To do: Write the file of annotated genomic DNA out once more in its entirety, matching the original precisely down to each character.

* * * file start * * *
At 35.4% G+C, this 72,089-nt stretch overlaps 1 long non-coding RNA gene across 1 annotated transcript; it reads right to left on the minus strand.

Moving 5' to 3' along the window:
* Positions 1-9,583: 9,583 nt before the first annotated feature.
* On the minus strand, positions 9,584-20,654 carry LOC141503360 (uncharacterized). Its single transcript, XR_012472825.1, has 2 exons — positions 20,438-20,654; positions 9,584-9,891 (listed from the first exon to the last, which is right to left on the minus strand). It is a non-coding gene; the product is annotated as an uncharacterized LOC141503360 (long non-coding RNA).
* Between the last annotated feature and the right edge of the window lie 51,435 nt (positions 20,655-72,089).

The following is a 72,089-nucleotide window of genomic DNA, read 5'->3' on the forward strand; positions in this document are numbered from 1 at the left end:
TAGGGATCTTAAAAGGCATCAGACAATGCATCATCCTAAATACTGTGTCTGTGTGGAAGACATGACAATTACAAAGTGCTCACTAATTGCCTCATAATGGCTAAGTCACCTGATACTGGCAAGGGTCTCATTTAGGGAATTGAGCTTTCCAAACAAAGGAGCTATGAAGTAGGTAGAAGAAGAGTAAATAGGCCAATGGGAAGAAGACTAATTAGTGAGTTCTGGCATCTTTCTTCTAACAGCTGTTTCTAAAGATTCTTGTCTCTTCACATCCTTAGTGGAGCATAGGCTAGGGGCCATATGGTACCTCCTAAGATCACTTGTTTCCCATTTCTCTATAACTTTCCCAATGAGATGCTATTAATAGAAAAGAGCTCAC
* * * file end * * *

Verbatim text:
At 35.4% G+C, this 72,089-nt stretch overlaps 1 long non-coding RNA gene across 1 annotated transcript; it reads right to left on the minus strand.

Moving 5' to 3' along the window:
* Positions 1-9,583: 9,583 nt before the first annotated feature.
* On the minus strand, positions 9,584-20,654 carry LOC141503360 (uncharacterized). Its single transcript, XR_012472825.1, has 2 exons — positions 20,438-20,654; positions 9,584-9,891 (listed from the first exon to the last, which is right to left on the minus strand). It is a non-coding gene; the product is annotated as an uncharacterized LOC141503360 (long non-coding RNA).
* Between the last annotated feature and the right edge of the window lie 51,435 nt (positions 20,655-72,089).

The following is a 72,089-nucleotide window of genomic DNA, read 5'->3' on the forward strand; positions in this document are numbered from 1 at the left end:
TAGGGATCTTAAAAGGCATCAGACAATGCATCATCCTAAATACTGTGTCTGTGTGGAAGACATGACAATTACAAAGTGCTCACTAATTGCCTCATAATGGCTAAGTCACCTGATACTGGCAAGGGTCTCATTTAGGGAATTGAGCTTTCCAAACAAAGGAGCTATGAAGTAGGTAGAAGAAGAGTAAATAGGCCAATGGGAAGAAGACTAATTAGTGAGTTCTGGCATCTTTCTTCTAACAGCTGTTTCTAAAGATTCTTGTCTCTTCACATCCTTAGTGGAGCATAGGCTAGGGGCCATATGGTACCTCCTAAGATCACTTGTTTCCCATTTCTCTATAACTTTCCCAATGAGATGCTATTAATAGAAAAGAGCTCAC